Financial crime becomes less frequent, but more damaging | Business | Economy and finance news from a German perspective | DW | 27.10.2011

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Financial crime becomes less frequent, but more damaging

A new study by professional services group PricewaterhouseCoopers (PwC) shows that while the number of finance-related crimes in Germany has fallen, the total financial damage they inflict on businesses has risen.

50 euro notes being put in pockets

About a third of German firms have been hit by fraud

Financial crime caused an average loss of 8.4 million euros ($11.7 million) at Germany's top companies over the past two years - substantially more than the 2009 average of 5.6 million euros.

That's the key result from a new study by financial consultancy PricewaterhouseCoopers (PwC), released Wednesday. But perhaps more surprising is that the survey, which gathered data from 830 German companies with at least 500 employees, also showed a clear fall in the number of crimes overall.

In PwC's 2009 survey, 61 percent of the responding firms said that they had fallen victim to embezzlement, fraud, corruption, industrial espionage or similar crimes in the past 24 months, compared with 50 percent in the new report.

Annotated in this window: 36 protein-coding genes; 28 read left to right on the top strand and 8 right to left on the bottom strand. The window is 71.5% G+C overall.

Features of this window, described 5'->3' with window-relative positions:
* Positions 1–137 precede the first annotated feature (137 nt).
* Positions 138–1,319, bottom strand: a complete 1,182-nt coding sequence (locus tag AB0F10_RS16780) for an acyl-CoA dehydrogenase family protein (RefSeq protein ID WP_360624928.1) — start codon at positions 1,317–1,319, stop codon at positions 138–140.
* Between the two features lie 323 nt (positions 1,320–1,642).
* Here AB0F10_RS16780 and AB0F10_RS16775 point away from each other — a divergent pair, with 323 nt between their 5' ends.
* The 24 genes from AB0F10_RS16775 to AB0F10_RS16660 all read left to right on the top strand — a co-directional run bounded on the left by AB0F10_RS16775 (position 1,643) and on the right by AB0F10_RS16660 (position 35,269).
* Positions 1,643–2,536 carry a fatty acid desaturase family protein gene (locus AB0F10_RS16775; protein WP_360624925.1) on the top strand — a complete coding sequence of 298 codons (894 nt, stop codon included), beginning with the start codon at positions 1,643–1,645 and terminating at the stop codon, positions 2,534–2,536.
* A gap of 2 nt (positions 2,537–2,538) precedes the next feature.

Managers get away with it

The most common crimes remained simple fraud and theft. 32 percent of companies said they had been affected by such offenses – another significant drop on the 2009 figure of 42 percent.

Symbolic picture of businessmen

The boss is more likely to get away with wrongdoing than low-ranking employees

As for industrial espionage and data theft, there was a similar fall from 21 percent to 12 percent, while another 12 percent also said they had been victims of corruption.

PwC explained the paradox is the result of a surge in high-yield crimes. Three percent of companies said they had been the victims of crimes that cost them 100 million euros or more. On top of that, the cost of pursuing criminals also rose.

Perhaps the most troubling finding was that while half of all financial crimes were committed by people in management positions, prosecutions were rarer higher up the hierarchy.

Paying attention

The data also suggested that companies are becoming more aware of the damage that crime can do to their reputation, and therefore their share value.

The 2011 survey said that 50 percent of companies see crime inflicting "noticeable harm" to their business relationships – almost double the 27 percent of 2007. In 2001, only 10 percent said that.

As a result, firms are apparently more eager to invest in anti-corruption programs. More than half the respondents have decided that paying for a so-called "Compliance Program" to prevent crime is indeed worth their while.

Author: Ben Knight (dpa, AFP)
Editor: Sam Edmonds

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